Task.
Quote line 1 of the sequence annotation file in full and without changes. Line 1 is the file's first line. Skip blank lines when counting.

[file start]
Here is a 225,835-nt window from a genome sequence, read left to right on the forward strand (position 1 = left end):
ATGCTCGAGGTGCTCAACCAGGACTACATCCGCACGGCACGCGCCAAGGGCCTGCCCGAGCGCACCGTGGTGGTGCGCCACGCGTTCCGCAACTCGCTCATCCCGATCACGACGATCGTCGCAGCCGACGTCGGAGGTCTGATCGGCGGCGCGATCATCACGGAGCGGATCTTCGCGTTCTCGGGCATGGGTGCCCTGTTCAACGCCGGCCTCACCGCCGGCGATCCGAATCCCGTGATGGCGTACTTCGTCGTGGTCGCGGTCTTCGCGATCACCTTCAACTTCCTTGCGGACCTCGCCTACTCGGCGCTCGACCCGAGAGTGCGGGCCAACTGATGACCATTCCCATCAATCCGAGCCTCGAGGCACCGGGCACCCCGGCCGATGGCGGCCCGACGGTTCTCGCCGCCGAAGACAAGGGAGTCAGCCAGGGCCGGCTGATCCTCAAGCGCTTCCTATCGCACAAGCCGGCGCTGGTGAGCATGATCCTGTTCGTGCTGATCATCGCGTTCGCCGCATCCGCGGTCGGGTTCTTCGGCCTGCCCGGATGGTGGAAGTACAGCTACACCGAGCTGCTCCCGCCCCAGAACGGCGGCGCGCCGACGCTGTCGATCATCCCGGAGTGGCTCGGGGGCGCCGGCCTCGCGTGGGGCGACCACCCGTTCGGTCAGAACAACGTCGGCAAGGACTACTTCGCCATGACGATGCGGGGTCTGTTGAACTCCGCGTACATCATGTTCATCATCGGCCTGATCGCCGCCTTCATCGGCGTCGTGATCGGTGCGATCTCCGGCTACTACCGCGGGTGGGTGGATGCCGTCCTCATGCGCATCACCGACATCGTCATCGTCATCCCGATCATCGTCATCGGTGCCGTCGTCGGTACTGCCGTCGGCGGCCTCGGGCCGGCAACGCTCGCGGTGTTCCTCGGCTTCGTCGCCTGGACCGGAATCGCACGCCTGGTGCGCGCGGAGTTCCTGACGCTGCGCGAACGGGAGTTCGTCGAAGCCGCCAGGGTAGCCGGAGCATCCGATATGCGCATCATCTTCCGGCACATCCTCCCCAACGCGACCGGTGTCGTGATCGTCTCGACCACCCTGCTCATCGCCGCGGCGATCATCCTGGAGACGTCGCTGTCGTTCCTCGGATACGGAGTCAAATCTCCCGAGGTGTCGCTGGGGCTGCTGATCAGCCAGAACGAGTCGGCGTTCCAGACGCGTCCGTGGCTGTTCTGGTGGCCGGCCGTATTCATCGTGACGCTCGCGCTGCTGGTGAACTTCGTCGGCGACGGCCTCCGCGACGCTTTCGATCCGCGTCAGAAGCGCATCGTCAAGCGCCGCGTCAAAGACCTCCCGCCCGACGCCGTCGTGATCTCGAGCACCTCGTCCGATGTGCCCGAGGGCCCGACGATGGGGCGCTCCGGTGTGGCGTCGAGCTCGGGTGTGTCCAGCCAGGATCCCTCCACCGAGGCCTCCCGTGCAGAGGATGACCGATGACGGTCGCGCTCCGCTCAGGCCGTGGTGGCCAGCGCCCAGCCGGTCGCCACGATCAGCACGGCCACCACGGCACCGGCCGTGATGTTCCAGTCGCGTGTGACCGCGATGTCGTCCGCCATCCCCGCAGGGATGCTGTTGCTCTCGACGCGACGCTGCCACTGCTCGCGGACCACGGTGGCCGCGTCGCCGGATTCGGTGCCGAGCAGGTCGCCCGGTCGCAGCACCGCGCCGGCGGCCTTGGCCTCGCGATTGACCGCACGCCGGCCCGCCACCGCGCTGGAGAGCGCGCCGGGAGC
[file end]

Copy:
Here is a 225,835-nt window from a genome sequence, read left to right on the forward strand (position 1 = left end):